Down near the southwest corner of Galicia, the region’s biggest metro (pop. 481,000) is wrapped in green on one side and blue on the other – that is to say, between forested mountains and the vast, sparkling Atlantic Ocean. And though it’s thought of more as an industrial powerhouse than a travel destination, dynamic Vigo definitely has some treasures to offer visitors.
To start with, if you’re here on a sunny day (more likely May through September), you’ll never forget the special light which tints the stones of the old quarter and seems to make the birds wheeling above the estuary sing a little louder.
Of course, what you notice first about Vigo is its enormous natural harbour and incessant waterfront activity; here the fishing and canning industries have been the city’s ticket to prosperity. But just steps away is its tranquil old quarter, the Cidade Vella, with the old maritime neighbourhood of O Berbés at its core. Strolling through the Plaza de la Constitución with its decorated facades, porticos, tall windows, and balconies. Here and on the surrounding streets, you can still appreciate the old town’s traditional nautical spirit.
Also check out the Colegiata de Santa María (aka the co-cathedral of Vigo-Tui), a 19th-century neoclassical affair erect on the remains of an earlier Gothic church sacked in 1589 by Sir Francis Drake, loathed by Galicians as a ruthless pirate.
To get another prime taste of Vigo’s maritime flavour, don’t miss a visit to the Mercado da Pedra, a modern but traditional-style food market still popular with locals, and notable especially for its abundance of briny bounty, from dozens of types of fish to various varieties of oysters, clams, prawns, and more exotic local delicacies such as barnacles.
Another important square is the Porta do Sol, a bustling urban hub and the beginning of the newer part of Vigo, marked by an elevated statue of a merman, built in 1991, which has become one of the city’s icons. Radiating out from here are the expansive avenues such as Calle de Policarpo Sanz, lined with grandiose buildings including a quite a few Modernista (Art Nouveau) landmarks such as the Casa de Correos y Telégrafos (Post Office and Telegraph Building) on Plaza de Compostela.
For sweeping views over city and sea as well as a fascinating mix of nature of history, head up Monte do Castro, a park on a hill with typical local forest; the remnants of the Bronze-Age castros (fortified settlements) dating back to the earliest days of settlement, as far as 6th century BC; and a pair of historic castles (the 17th-century Castillo de la Torre. and the ruins of the 10th-century Castillo O Penso).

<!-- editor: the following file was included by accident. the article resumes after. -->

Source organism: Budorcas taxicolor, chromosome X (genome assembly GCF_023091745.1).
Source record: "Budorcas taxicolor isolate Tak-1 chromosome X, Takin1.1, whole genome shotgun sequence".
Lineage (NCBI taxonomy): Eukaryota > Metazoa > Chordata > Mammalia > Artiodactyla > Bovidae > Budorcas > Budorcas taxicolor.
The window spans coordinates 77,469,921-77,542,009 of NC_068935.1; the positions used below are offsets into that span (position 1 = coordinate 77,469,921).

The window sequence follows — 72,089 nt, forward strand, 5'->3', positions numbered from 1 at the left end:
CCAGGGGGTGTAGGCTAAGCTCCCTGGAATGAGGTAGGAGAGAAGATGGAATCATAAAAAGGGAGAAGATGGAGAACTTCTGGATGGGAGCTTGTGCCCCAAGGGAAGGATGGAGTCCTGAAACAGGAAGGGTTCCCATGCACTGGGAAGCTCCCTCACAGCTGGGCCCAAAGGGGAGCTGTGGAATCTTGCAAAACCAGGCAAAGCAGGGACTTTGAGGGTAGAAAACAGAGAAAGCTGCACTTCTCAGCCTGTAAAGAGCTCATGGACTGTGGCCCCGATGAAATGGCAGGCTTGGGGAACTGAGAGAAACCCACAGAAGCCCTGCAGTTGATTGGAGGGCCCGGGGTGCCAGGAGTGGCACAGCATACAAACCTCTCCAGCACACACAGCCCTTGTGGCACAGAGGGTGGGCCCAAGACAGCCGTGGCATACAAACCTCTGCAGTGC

Another mavelous exemplar of the great outdoors is the Parque de Castrelos, Vigo’s largest park, which includes a stately old manse Quiñones de León, housing a marvelous museum displaying European art back to the 17th century and artifacts dating back to Roman times.
A little farther out, yet more woodlands, in parks like A Madroa and A Guía, with spectacular views and plenty of green spaces to lie on the grass and commune with nature. In addition, the former is also home to Galicia’s only zoo, and the latter to neo-Baroque Nosa Señora da Guía shrine, built in 1952.
Mediaeval history enthusiasts will also want to venture out a bit to explore a trio of splendid, well-preserved Romanesque churches: Santa María de Castrelos, Santiago de Bembrive and San Salvador de Coruxo.
And last but far from least, to truly experience the essence of Vigo you need to do it on the shore and beyond. Along the water, landmarks include Vigo’s main beach, the Praia de Samil, a family favourite 1,700 metres (5,600 feet) long; the Puente de Rande, a colossal, 34-year-old bridge which brings to mind San Francisco’s Golden Gate.
Offshore, the Cíes islands are part of the Atlantic Islands National Park. You’ll need to take a boat from the port, of course, in order to get out here and experience the idyllic landscapes out here, including dunes and cliffs.
Another worthwhile day trip are a couple of historic towns a half hour south of Vigo. On the coast, Baiona has a history dating back to 140 BC, boasts a lovely mediaeval old quarter (including a parador, one of Spain’s network of quasi-publically-owned inns), beaches like Nigrán, and the gracious Mondariz spa resort. Further inland Tui has a similar appeal, as well as a pair of fine museums and another historic parador in a wooded mountain setting.
And wherever you go, don’t forget to eat your fill of the splendid local seafood. Because the the ocean and its bounty is what most defines Galicia’s top city.
More information in English: TurismodeVigo.org.